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Home / Opinion / Letters to the Editor: 'Melas' need to saved, for culture and livelihoods

Letters to the Editor: 'Melas' need to saved, for culture and livelihoods

Readers write in Calcutta, Chennai, Bokaro, Coimbatore,
Representational image
Representational image
The Telegraph

The Telegraph   |   Published 01.03.22, 01:26 AM

Lost charm

Sir — There was a time when growing up in Calcutta included must-visits to local melas. Few things can match the happiness of eating deep-fried delicacies, enjoying the thrills of slightly dilapidated joyrides and buying cheap trinkets. But the fanfare around these local melas has seen a steep decline in recent years. Children now prefer the glitz of overpriced malls over the neon brightness of melas. Online shopping and food delivery apps, too, have hit this ecosystem hard. Nobody wants to buy wares from the small merchants who populate these melas. The government should take steps to preserve these melas; not only are they part of our cultural heritage but many livelihoods also depend on them.

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Sanchari Saha,

Calcutta

Caught out

Sir — Priyanka Gandhi Vadra and Rahul Gandhi recently stated that politics in Uttar Pradesh is focused on caste and religion instead of issues like unemployment, women’s safety and so on (“Rahul-Priyanka to voters: Look within”, Feb 26). But has the Congress not reaped political dividends from caste and religion? The Congress had once preached ‘Garibi Hatao’, but under its rule, salaried middle class and pensioners were left impoverished.

Now that it is fast losing ground to the Bharatiya Janata Party, the Congress seems to have suddenly woken up to the plight of farmers and the salaried classes. Voters can see through the Congress’s gimmicks. One hopes that the people will vote for leaders who actually care for the poor.

N. Mahadevan,

Chennai

Long wait

Sir — It is laudable that the Supreme Court has asked the Allahabad High Court to consider granting bail to convicts who have served 14 or more years of jail sentence and are not repeat offenders. This was said especially of convicts who are waiting for the high court to hear their appeals against the conviction. It is supposed to bring down pendency rates in the high court.

The Supreme Court has undoubtedly set a good example; all states should follow this order as well to lower the pendency rates of judicial cases in India.

Arun Gupta,

Calcutta

Risky fortune

Sir — The discovery of an ore deposit of what may be more than a million tonnes of lithium oxide would have been good news if not for the fact that it lies near the Everest in the ecologically fragile zone of the Himalayas (“Lithium trove near Everest”, Feb 25). The demand for lithium has soared because of its use in energy storage and in electric vehicles. But lithium extraction can contaminate local water sources and contribute to soil and air pollution.

China is notorious when it comes to disregarding such ecological risks. The Yangtze river dolphin, one of the world’s rarest mammals, is functionally extinct; it is a victim of China’s rapid industrialization. The world should be careful while choosing between economic development and ecological needs.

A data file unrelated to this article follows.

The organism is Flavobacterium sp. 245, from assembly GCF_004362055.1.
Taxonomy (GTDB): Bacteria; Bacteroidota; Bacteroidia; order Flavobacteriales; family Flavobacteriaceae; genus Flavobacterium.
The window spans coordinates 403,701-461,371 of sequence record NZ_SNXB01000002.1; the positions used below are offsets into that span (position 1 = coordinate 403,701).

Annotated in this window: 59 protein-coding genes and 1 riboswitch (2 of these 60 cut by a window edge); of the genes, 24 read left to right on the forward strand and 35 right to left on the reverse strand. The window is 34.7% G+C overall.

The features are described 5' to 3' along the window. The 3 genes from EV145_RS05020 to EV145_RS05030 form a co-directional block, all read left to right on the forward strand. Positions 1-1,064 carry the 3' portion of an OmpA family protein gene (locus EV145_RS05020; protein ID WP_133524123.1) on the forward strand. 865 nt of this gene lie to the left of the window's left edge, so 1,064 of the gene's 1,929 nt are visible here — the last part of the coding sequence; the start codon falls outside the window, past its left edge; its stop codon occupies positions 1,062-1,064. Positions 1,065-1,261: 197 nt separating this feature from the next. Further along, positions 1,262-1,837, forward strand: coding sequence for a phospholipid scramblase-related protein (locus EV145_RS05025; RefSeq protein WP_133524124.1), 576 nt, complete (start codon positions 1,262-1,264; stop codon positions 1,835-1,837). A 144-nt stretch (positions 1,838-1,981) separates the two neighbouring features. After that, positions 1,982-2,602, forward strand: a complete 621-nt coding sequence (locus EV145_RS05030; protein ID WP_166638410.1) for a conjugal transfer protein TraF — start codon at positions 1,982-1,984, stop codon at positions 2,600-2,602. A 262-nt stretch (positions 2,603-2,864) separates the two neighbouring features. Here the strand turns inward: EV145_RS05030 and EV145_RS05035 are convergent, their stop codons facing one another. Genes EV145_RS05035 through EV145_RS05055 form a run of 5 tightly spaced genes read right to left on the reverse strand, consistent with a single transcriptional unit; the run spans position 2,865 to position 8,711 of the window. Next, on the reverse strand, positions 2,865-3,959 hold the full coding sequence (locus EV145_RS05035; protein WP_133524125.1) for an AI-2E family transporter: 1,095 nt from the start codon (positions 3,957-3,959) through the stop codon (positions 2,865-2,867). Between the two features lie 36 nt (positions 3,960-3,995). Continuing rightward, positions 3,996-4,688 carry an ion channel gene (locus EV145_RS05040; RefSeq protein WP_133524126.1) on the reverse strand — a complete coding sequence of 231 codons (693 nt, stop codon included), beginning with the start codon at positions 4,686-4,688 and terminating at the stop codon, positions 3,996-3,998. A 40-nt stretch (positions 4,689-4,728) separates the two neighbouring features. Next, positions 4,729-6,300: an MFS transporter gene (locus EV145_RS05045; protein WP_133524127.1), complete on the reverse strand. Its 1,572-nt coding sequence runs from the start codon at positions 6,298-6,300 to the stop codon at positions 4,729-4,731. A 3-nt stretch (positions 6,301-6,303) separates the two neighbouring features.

Dyutiman Bhattacharya,

Calcutta

Sir — Lithium has great potential because of the range of its utility. It not only helps in reducing carbon emissions by powering EVs but also in the storage of renewable energy. China has been wise to start considering the possibility of mining Lithium. India should follow suit.

Suparni Haldar,

Calcutta

Graceless tussle

Sir — The head coach of the Indian men’s cricket team, Rahul Dravid, allegedly conveyed to Wriddhiman Saha that he would no longer be a part of the team. There has been unnecessary controversy around this exchange. Even if age, fitness and performance are the reasons behind dropping Saha from the team, the Board of Control for Cricket in India should have handled the issue in a dignified manner.

M.N. Gupta,

Bokaro

Double take

Sir — In 2019, a young IT employee in Chennai died when the banner of a political party fell on her. M.K. Stalin, then the leader of the Opposition, wasted no time in criticizing the ‘banner culture’ and forbidding party cadre from indulging in such activity. Ironically, cut-outs of Stalin, now the chief minister of Tamil Nadu, and his father and son, M. Karunanidhi and Udhayanidhi Stalin, respectively, were erected near Chennai recently.

Although the cut-outs were later removed by the police, it remains to be seen whether the chief minister will take appropriate action against those who put them up. After all, creating a political storm when one is in the Opposition is easy but taking responsibility when one is in power needs courage.

N. Viswanathan,

Coimbatore

Save lives

Sir — High cholesterol levels and resultant health problems are worrisome. Inclisiran, a new medicine developed by Novartis, promises to cut down cholesterol levels by half. In 2021, it was reported that the National Health Service in the United Kingdom was providing Inclisiran at a discounted price. But there has been no news about the drug coming to India. Many are eagerly waiting for the introduction of this treatment in the country.

S.K. Som,

Calcutta

Parting shot

Sir — The Central Bureau of Investigation recently arrested Anand Subramanian, former chief operating officer of the National Stock Exchange. One hopes for a fair and transparent investigation into the scam that led to several investors losing their hard-earned money.

R. Sekar,

Chennai



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